Depending on how the monitor is built, repairing this is an easy to moderately difficult task if you have the skills and necessary tools. The parts are likely to be a lot cheaper than a new screen, assuming you can get them.

Well, it’s still flickering after an hour, so the problem has gotten worse. I suppose at some point it’s just going to flicker indefinitely.

What tools would you typically need to do a job like this? I have very little skill at working on electronics unfortunately.

Is there anything I could try to get it to kick over and stop flickering? Pounding on it? Applying heat? Adjusting monitor settings? Anything like that?

If this is a backlight inverter it should be a simple fix with a little due dilligence in working.

one on ebay here.,225BW_W0QQitemZ120522661715QQcmdZViewItemQQimsxZ20100126?IMSfp=TL100126181007r6715

#1, #0 phillips screwdrivers, and a thin bladed flathead screwdriver or something like a tough guitar pick to pop any case clips.

What you are seeing is probably a bad connection that makes contact once it warms up from some arcing.

Could I fix the issue with temperature then? My room is actually colder than typical at the moment because my furnace needs to be fixed, could that be playing a role?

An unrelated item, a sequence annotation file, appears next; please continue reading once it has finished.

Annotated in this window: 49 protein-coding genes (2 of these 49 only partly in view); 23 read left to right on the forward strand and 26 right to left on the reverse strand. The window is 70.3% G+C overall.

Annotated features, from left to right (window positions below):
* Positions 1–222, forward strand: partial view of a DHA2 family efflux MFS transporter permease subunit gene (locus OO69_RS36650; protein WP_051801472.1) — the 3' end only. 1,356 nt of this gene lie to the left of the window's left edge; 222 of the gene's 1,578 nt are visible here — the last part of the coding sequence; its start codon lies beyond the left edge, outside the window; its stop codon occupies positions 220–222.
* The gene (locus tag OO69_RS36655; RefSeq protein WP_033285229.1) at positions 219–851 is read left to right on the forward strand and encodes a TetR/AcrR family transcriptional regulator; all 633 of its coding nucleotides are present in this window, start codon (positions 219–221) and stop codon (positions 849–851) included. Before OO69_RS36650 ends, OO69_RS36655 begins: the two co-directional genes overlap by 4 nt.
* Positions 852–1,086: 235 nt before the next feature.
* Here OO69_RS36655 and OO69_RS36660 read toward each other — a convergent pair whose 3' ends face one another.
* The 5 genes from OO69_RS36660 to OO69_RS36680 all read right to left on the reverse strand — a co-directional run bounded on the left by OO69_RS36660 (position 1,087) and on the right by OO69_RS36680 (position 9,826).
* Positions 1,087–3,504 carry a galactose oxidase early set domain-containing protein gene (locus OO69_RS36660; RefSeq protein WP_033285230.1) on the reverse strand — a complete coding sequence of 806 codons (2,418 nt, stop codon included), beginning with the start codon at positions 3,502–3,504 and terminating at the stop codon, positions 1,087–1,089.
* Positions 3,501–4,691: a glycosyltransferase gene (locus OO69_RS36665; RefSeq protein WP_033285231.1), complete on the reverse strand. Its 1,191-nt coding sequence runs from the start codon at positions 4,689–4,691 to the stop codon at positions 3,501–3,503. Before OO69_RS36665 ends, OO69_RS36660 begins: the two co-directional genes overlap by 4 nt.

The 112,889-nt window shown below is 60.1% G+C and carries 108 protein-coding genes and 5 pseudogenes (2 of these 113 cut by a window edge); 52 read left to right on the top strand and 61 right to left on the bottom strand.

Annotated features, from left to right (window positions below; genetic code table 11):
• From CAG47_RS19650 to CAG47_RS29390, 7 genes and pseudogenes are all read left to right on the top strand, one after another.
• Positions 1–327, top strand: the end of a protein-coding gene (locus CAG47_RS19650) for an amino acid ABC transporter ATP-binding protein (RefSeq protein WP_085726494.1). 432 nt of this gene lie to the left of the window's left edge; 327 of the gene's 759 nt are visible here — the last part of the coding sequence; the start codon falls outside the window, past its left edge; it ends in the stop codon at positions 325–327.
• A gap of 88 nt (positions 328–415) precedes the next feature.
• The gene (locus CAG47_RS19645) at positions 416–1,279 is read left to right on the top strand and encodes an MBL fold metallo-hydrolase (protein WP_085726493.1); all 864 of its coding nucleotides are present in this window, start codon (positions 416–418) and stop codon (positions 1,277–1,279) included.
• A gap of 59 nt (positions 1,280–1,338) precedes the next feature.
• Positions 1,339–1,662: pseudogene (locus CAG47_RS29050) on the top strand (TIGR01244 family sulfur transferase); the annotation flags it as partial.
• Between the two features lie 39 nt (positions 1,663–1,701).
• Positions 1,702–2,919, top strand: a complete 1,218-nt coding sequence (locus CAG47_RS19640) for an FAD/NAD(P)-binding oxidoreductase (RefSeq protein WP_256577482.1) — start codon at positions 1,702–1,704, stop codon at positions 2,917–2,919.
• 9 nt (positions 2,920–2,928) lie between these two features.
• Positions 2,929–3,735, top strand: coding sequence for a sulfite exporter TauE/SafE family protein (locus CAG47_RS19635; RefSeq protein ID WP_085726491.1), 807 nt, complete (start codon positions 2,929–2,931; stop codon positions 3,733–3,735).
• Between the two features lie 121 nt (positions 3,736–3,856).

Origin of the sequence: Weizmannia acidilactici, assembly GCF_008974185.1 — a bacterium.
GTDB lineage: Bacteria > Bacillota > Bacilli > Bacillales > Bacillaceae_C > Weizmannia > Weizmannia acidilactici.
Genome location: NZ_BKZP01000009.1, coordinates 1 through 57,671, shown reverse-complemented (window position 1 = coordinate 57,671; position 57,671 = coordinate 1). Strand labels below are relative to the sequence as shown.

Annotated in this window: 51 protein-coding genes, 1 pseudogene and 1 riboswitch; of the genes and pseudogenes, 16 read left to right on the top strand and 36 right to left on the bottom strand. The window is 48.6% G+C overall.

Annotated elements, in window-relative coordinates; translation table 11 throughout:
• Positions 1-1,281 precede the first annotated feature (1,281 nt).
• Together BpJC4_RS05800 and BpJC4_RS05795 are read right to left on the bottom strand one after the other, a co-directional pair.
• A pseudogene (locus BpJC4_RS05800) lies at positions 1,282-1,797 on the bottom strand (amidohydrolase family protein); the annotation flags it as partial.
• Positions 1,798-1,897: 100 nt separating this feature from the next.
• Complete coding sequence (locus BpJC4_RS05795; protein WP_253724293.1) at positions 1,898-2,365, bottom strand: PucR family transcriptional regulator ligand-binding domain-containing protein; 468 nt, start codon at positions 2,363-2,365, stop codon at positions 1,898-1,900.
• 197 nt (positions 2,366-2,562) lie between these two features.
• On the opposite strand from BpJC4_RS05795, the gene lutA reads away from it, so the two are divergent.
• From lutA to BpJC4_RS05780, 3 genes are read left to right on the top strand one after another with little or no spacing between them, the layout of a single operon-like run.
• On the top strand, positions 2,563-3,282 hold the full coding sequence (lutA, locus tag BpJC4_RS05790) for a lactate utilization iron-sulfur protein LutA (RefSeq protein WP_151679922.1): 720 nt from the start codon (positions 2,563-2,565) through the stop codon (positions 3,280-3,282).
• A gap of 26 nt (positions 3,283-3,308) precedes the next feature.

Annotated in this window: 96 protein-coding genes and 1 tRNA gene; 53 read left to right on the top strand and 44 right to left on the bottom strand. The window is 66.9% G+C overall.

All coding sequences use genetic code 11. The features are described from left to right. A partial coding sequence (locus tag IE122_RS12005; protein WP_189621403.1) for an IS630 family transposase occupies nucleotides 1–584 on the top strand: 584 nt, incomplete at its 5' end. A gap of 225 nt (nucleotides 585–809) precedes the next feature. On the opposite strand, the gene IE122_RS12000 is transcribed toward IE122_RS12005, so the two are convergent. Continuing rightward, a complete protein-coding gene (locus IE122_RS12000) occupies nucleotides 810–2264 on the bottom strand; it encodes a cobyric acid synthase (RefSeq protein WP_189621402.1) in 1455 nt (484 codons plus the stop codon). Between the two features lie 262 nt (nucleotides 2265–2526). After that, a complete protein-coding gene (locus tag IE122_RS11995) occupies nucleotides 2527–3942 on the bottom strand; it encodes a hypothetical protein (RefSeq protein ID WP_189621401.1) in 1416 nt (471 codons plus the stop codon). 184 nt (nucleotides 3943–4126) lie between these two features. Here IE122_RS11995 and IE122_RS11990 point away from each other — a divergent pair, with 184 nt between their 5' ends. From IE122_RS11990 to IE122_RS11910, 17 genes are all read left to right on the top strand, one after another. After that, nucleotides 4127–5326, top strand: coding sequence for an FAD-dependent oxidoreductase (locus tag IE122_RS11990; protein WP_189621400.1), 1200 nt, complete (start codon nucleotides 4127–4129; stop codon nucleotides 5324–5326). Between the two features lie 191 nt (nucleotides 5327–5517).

Probably not, the progressive nature of the failure would seem to indicate that the connection is gonna die eventually and probably soon. I would go the inverter route.

New symptoms. I wanted to know if these were consistent with a failed power inverter before I attempt to replace it.
I unplugged the monitor for a few hours and tried it again. Now the blue power on light on the power button won’t light up, and it doesn’t even blink - it just won’t power up.

And when I put my ear to the back of the unit, it’s making a high pitched humming sound.

Are these consistent with a bad inverter?
Edit: Actually, I unplugged it and plugged it back in, and I got it to turn the blue power light on. No picture though.

I listened to the back of the unit as I plugged it in - there was a low scratchy noise, sort of like white house, that after about 20 seconds faded out and didn’t make any noise. The monitor powers on when plugged in by default (or at least the power light comes on).